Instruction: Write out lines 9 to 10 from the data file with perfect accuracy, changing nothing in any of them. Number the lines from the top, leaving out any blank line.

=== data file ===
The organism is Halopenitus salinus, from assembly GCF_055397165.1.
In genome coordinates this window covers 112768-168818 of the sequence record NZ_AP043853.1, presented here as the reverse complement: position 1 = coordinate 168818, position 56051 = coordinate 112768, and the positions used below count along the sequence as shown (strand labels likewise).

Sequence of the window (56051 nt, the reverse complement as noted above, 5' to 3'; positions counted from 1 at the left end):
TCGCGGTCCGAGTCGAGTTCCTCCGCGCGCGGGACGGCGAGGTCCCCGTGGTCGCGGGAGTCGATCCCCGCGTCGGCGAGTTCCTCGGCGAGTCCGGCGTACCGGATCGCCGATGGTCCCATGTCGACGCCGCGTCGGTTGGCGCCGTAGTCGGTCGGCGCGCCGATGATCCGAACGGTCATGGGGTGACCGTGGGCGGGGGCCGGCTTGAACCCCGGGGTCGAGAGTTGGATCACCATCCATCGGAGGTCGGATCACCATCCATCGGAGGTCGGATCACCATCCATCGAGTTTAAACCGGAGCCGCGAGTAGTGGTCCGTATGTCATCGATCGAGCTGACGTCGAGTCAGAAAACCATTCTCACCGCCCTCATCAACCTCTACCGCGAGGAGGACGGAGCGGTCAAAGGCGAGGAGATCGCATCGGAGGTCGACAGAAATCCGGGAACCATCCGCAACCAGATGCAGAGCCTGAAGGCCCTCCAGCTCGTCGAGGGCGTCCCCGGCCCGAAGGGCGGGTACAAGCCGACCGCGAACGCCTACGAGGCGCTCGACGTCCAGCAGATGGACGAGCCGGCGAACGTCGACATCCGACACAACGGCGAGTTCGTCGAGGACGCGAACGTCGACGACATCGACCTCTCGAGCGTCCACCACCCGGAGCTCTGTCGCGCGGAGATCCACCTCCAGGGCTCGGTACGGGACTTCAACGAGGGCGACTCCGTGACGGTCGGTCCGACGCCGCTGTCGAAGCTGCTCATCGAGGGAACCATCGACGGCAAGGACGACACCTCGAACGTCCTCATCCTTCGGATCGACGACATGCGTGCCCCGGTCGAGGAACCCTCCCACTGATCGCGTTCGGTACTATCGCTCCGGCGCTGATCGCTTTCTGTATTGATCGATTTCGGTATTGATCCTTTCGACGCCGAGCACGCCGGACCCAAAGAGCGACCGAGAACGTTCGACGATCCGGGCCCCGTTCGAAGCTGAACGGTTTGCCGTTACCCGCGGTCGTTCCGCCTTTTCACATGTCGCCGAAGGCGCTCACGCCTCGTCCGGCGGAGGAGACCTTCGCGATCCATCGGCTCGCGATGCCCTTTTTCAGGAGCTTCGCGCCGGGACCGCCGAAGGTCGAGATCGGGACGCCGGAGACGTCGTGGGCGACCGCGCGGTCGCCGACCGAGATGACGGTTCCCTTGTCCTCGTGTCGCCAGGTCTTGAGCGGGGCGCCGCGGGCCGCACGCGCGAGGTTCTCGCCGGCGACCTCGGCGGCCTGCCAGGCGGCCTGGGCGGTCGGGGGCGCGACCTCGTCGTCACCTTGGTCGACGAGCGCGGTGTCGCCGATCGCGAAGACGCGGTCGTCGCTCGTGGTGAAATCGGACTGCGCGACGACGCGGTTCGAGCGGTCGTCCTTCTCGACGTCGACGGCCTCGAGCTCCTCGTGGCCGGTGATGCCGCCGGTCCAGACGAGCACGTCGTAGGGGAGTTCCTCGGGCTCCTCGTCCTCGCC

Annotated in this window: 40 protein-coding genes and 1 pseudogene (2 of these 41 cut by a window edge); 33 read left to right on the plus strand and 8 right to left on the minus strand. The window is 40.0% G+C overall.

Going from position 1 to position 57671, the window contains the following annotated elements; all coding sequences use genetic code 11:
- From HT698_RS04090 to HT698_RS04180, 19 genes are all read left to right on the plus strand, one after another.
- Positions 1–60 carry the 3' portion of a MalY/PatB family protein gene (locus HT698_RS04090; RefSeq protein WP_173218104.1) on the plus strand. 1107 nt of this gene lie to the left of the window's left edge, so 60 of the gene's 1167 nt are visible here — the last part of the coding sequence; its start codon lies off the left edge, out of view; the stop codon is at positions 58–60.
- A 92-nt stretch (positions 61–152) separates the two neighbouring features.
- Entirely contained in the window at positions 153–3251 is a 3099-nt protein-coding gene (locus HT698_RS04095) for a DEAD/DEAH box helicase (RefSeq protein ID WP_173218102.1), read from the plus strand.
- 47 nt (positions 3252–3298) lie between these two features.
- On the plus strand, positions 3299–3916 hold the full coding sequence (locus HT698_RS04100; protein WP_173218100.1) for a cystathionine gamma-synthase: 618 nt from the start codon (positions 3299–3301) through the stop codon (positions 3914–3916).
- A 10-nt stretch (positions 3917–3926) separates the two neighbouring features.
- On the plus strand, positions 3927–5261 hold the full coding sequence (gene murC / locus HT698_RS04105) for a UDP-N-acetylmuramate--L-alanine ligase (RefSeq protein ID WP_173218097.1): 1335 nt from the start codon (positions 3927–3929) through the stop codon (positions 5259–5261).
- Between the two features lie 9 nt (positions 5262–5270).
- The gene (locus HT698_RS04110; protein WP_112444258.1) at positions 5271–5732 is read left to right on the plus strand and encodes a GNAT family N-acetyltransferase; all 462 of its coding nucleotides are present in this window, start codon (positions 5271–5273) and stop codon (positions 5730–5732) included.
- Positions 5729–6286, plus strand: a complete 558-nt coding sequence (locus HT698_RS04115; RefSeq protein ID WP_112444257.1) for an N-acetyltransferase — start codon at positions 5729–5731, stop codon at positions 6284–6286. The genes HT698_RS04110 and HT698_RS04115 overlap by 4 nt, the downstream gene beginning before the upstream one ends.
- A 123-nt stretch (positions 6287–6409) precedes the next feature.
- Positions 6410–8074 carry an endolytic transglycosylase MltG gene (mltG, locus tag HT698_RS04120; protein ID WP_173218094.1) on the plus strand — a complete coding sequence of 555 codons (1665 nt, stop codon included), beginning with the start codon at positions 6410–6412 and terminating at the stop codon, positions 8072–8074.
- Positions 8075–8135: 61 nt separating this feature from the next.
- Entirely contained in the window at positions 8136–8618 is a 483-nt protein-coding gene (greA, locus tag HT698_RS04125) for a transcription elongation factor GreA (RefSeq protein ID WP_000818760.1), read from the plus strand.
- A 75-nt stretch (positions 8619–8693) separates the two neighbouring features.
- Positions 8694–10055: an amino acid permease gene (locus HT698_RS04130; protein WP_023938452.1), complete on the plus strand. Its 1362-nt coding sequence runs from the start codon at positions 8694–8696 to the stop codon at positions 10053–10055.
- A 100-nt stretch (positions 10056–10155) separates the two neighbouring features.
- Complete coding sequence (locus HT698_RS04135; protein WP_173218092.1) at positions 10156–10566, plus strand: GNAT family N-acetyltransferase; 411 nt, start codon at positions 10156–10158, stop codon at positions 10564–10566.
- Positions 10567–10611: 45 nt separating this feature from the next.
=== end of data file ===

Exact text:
- A 92-nt stretch (positions 61–152) separates the two neighbouring features.
- Entirely contained in the window at positions 153–3251 is a 3099-nt protein-coding gene (locus HT698_RS04095) for a DEAD/DEAH box helicase (RefSeq protein ID WP_173218102.1), read from the plus strand.